While the sprawling sea of pea-sized heads sweating in the heat made for great CNN shots, backstage at SARSstock was an entirely different world. You didn't have to worry about heat prostration or some mulleted loogan in a Slayer shirt treading on your knuckles in the grass. S.S.-calibre promoter security kept wilted-looking press plebs sequestered in an air-conditioned compound of white circus tents stocked with water, pop and land line laptop hookups.
And the celebrities? Behind the tents, picture a massive green barn/warehouse, the sort of place where you'd put on an amateur musical at summer camp. Now picture big Restricted Access!!!! signs on fluorescent poster board. That's where the hired talent was herded.
Between the two camps, zoned off with yellow police tape, was a no-man's land of scorching tarmac. Although it was mostly populated by hangers-on, you could figure out where musicians fell in the celebrity hierarchy by whether they'd let themselves - gasp! - be seen in public.
Jann Arden boldly strolled across the strip after belting O Canada; Tea Partiers Jeff Martin and Jeff Burrows desperately tried to get noticed. They looked like one autograph request would've made their day. Everyone ignored unfortunate Quebecois rockers La Chicane while they quaffed beer in the sun. Members of Rush and the Guess Who chilled with their families; minor bold-face figures like Canadian Idol judge Jake Gold and Jian Ghomeshi tried to figure out which side of the police tape they should be on.
Most fun of all were the things nobody noticed. A lightly toasted Greg Keelor was seen casually strolling around the grounds with a guitar slung over his shoulder until he was suddenly shocked back to reality by hearing Blue Rodeo being introduced and made a mad dash for the stage.
"I totally forgot we were on," admitted the breathless Keelor later. "Then I heard Mike Bullard saying our name up there and I panicked." Lucky for him, cohort Jim Cuddy sang the first song of Blue Rodeo's solid (if seriously abbreviated) set they'd flown all the way from the West Coast to perform.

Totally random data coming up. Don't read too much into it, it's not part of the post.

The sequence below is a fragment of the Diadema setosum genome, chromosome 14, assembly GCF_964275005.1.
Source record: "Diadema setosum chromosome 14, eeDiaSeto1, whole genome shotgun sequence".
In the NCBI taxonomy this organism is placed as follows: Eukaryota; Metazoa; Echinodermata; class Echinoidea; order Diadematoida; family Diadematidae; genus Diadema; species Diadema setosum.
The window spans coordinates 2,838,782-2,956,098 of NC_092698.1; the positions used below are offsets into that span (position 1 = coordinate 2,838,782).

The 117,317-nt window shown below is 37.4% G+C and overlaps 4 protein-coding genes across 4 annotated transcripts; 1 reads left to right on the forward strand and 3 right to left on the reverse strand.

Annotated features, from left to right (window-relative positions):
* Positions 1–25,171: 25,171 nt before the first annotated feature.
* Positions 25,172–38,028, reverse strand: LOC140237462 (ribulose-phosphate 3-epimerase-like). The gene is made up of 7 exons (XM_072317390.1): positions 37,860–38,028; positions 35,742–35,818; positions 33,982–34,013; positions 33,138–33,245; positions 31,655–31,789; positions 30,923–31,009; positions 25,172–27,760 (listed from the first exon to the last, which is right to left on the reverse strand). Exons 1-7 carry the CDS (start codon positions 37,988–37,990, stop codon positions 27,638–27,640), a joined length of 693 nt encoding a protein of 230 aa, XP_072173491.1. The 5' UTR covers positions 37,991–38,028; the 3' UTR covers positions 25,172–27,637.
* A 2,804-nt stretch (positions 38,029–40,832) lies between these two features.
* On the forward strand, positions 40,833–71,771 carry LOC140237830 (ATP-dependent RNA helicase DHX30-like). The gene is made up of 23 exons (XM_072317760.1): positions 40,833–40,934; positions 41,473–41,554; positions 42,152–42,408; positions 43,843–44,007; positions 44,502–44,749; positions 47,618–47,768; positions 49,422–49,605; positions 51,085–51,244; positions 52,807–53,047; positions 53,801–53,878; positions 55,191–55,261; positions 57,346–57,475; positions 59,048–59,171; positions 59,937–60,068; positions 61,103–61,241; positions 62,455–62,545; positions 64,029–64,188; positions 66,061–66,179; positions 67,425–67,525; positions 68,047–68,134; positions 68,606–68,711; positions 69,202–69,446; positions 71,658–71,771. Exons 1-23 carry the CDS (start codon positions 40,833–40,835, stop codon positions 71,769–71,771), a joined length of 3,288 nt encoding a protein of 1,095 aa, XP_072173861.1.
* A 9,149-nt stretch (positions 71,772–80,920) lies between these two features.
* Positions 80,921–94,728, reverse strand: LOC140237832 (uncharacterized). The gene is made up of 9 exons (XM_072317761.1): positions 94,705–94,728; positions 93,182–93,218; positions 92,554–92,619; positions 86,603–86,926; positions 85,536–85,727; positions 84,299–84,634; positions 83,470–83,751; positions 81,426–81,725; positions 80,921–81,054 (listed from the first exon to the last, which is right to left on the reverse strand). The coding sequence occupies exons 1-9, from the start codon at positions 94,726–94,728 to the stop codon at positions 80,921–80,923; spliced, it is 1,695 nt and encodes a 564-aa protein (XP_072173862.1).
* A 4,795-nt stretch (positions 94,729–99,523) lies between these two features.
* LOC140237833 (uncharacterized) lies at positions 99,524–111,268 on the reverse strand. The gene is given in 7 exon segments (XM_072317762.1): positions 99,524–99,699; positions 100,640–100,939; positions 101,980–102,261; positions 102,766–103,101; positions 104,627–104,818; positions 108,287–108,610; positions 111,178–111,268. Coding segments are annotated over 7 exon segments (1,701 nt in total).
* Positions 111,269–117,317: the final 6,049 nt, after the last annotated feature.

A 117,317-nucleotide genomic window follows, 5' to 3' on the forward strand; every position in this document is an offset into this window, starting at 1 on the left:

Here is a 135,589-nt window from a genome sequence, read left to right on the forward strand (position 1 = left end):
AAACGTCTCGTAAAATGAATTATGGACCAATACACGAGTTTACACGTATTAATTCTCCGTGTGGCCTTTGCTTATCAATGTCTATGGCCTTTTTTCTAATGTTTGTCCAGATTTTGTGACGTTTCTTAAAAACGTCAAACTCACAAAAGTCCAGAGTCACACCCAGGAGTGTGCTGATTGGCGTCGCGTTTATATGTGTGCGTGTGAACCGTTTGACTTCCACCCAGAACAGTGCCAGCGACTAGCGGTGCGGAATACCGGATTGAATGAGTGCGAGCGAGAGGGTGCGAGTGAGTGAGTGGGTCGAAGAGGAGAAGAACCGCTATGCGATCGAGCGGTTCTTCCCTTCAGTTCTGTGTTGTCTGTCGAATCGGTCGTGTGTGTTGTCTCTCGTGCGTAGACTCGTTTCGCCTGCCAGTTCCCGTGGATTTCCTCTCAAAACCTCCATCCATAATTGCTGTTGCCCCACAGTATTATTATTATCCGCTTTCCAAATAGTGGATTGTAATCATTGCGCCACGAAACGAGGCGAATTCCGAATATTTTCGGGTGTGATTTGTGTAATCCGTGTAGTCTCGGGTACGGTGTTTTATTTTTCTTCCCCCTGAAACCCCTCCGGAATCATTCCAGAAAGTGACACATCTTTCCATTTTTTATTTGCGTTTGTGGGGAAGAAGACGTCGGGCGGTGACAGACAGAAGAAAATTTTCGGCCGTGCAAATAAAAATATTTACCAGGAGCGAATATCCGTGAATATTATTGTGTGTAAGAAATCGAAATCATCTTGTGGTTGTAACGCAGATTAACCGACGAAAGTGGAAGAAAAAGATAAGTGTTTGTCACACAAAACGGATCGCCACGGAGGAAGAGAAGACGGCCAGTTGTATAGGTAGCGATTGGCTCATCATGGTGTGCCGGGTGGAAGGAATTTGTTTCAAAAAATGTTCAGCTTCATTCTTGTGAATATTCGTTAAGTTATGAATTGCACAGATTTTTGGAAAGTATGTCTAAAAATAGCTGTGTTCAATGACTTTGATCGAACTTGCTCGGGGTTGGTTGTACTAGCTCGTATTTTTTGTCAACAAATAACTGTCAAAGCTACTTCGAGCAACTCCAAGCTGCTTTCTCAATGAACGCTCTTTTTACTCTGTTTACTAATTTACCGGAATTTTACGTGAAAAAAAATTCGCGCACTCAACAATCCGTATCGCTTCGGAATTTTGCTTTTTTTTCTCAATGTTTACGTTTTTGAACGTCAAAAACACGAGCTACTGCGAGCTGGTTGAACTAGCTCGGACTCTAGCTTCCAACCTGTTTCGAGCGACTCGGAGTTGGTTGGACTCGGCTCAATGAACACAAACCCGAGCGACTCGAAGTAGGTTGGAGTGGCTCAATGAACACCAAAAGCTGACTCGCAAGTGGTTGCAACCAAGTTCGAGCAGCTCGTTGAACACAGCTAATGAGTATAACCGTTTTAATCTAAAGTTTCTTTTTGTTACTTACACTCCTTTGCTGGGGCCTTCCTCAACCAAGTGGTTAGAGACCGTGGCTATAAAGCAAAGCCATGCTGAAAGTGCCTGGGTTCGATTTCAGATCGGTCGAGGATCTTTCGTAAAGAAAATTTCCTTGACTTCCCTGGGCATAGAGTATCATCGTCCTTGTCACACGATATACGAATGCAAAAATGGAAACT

Midway through Justin Timberlake 's bottle-dodging stab at Señorita, a scrawny figure in shades swiftly sauntered avec entourage - two young girls and an Amazonian lady friend - toward the stage. Most folks were too glued to JT's Jumbotron yelps to recognize Mick Jagger , whose Timberlake-smitten daughter demanded Daddy drag her stageside for the set.
Good ol' JT had more admirers than you'd realize. A refreshingly down-to-earth Kathleen Edwards crooned a few bars of both Señorita and Cry Me A River after taking profit-hungry concert promoters to task in her press conference. Flaming Lips frontman Wayne Coyne shared a heartwarming anecdote about young Justin's turn as a bass-playing dolphin during the Lips' appearance on Top Of The Pops.
Coyne also brought a much-needed dose of wackiness to the generally buttoned-down backstage interviews, going on about his love of Toronto, watching the northern lights in rural Canada and the LSD-fuelled origin of the Flaming Lips' dancing animals.
And as for those animals: a ragtag contingent made up of Sam Roberts , Edwards and their bands scurried ecstatically in fuzzy suits right before the Flaming Lips' set. Hmmo.
According to Roberts, Coyne won over big-name fans backstage by spreadin' the love. You could see it. While Randy Bachman - who'd sent his daughter over with a song he wrote for Timberlake on the way to the show - dozed en famille on the shuttle back to the city, and the Stones finished up their set back in the park, rows of exhausted musicians grinned and held up their hands for high-fives as Coyne made his way down the aisle of the train. email@example.com